Innovative Ways to Count Recreationists: Headwaters Report

Almost all of my Forest Service contacts said there was a great deal more recreation occurring on the National Forests due to Covid. But they didn’t have counts. Some public affairs sources said they would have to wait for their turn with NVUM (which is not every year for every Forest).

Note: this is just the information I received and/or pieced together from various contacts. Some contacts did not return emails. If this isn’t true, please speak up and comment or email me.

I think Headwaters Economics had a good point that in arguing for recreation budgets, we need to know the numbers. So they developed this report.

I haven’t read it in its entirety, but would like to know what others think.

1. Is counting recreationists important to managers and others?

2, Is NVUM enough? Can it be fixed to be enough?

3. What do you think of Headwaters’ ideas?

4. What are your own ideas (about counting recreationists?)

5. Does it make sense for BLM and the FS to use the same approach since they are all mixed together spatially in parts of the country?

2 thoughts on “Innovative Ways to Count Recreationists: Headwaters Report”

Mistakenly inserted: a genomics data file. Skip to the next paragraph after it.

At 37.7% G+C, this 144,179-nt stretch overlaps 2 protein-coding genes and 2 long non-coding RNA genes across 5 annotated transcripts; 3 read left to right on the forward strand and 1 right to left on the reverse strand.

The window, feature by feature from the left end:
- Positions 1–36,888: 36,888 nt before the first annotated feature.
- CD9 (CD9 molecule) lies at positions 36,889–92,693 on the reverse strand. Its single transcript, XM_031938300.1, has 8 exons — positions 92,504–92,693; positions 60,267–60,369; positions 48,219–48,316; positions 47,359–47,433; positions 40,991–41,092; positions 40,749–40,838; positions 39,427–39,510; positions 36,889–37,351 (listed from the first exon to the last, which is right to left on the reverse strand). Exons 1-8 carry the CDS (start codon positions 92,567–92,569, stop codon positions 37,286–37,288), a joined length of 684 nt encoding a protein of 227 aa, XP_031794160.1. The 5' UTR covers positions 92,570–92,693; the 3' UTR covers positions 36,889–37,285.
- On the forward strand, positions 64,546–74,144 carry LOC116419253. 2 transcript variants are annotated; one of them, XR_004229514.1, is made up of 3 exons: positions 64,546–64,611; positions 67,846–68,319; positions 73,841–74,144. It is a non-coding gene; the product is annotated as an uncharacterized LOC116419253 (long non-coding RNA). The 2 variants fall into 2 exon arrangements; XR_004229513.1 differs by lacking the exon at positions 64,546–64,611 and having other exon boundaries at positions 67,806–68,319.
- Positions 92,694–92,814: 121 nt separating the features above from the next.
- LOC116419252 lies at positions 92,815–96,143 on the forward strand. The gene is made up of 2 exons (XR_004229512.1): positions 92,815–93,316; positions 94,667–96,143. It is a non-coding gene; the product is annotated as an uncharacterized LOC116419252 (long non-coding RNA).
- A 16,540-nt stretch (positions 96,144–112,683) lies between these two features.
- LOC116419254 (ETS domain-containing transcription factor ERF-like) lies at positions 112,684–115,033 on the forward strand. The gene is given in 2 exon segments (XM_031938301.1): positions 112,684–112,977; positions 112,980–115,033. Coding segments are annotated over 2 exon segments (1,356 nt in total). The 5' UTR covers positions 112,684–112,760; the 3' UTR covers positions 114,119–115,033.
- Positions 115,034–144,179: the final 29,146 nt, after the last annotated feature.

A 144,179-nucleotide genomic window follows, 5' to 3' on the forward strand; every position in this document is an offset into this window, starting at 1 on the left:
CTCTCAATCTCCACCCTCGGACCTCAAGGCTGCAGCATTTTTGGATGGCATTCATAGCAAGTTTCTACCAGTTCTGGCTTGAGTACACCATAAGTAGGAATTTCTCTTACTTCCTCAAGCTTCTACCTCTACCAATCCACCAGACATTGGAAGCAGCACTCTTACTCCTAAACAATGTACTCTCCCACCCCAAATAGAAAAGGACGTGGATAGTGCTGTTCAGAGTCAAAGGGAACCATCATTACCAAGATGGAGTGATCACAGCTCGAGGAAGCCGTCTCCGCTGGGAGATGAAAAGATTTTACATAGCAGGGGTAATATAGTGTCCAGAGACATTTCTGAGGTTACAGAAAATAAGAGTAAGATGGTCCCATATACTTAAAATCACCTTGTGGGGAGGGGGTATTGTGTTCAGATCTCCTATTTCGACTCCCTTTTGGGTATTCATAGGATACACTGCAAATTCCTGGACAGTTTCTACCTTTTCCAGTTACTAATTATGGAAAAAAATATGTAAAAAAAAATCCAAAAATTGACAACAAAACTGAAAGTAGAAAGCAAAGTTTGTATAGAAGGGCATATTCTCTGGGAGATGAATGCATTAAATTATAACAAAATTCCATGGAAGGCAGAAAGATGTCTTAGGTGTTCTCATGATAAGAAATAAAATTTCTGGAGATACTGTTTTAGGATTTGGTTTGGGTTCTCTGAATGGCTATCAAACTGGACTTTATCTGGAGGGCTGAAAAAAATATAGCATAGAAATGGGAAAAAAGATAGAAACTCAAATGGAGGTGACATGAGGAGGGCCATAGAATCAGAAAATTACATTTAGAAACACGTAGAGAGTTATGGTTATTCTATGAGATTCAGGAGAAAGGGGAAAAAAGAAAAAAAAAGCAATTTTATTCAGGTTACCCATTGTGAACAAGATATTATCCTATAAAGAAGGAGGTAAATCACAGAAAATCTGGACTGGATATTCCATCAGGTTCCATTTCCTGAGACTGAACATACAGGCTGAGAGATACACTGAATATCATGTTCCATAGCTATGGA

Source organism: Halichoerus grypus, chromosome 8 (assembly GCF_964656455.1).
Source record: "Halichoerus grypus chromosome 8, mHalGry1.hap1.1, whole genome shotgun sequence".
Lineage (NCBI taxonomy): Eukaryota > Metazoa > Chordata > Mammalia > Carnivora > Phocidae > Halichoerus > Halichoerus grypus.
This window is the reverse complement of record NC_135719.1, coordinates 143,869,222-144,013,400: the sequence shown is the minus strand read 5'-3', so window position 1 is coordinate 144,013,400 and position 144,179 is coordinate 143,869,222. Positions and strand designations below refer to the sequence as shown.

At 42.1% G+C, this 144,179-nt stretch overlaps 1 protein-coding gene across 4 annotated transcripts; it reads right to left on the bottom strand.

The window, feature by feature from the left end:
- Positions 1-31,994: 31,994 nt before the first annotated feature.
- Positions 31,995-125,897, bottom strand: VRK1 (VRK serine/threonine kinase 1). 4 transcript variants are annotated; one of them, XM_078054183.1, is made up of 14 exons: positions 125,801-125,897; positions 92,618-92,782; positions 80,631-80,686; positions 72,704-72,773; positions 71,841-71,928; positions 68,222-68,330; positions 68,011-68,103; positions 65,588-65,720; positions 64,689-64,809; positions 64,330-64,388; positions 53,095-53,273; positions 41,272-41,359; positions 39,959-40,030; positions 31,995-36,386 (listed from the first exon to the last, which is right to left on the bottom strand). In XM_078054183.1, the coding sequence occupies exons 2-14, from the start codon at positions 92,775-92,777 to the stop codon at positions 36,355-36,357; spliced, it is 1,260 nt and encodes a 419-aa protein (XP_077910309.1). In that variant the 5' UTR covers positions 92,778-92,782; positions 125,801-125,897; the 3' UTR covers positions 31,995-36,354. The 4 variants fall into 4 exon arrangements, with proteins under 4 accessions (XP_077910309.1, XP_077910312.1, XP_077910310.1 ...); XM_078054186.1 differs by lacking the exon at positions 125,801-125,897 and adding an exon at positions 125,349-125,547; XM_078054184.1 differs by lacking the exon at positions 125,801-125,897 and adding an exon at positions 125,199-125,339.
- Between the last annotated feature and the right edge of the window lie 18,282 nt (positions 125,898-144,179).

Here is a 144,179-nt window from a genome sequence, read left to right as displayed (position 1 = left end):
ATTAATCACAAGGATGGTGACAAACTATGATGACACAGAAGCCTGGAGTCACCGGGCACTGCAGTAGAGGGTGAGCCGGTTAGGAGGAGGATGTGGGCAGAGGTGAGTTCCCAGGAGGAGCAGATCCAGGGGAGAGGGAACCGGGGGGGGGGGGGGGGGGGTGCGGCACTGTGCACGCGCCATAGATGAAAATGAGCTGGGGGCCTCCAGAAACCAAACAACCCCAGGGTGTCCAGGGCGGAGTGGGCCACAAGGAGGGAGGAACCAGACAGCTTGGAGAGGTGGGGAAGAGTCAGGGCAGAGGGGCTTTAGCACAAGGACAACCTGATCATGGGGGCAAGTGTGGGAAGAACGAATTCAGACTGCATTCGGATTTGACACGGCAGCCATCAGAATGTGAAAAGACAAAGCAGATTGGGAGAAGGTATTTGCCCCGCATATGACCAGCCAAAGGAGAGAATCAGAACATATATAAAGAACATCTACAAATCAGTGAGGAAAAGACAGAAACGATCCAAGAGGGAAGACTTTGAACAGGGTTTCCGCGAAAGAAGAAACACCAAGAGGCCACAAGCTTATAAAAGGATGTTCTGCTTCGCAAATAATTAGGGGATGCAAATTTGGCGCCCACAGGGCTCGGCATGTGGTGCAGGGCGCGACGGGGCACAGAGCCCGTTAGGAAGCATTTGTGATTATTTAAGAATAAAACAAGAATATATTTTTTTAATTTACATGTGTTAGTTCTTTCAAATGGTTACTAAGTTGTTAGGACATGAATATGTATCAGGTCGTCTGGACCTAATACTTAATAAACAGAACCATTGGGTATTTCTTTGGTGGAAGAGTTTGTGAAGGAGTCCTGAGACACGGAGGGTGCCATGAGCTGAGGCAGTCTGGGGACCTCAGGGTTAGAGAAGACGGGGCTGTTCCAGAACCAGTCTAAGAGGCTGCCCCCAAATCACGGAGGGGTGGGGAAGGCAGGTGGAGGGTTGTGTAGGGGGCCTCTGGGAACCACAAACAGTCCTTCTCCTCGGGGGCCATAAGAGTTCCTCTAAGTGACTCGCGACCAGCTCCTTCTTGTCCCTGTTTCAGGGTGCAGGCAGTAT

1. The smartphone-based approaches Headwaters is using make a ton of sense and seem far more reliable than NVUM, which requires humans to stand at trailheads and solicit passersby to take a 20ish minute survey as they’re on their way out in to the woods or are about to head home. Data collection is infrequent and typically only occurs at the highest-use trailheads. Needless to say, most people decline to take the survey. So, there is a huge amount of recreational use that NVUMs simply don’t capture. Another possible approach could be to monitor vehicle traffic in recreation corridors and/or parking rates at trailheads. It wouldn’t be as precise as smartphone data but I suspect there’s a programming wiz out there somewhere who could design an algorithm to estimate forest recreation based on vehicle traffic in known recreation corridors.

  2. The USFS Pacific Northwest Research Station just published their report on this topic based on their study on the Mt Baker Snoqualmie National Forest.

    I found it quite interesting as NVUM always seemed to be limited in scope and not terribly accurate. Using social media could yield better results though it too has limitations. It also is a bit intrusive though perhaps no more so than web use and on-line purchasing trackers.


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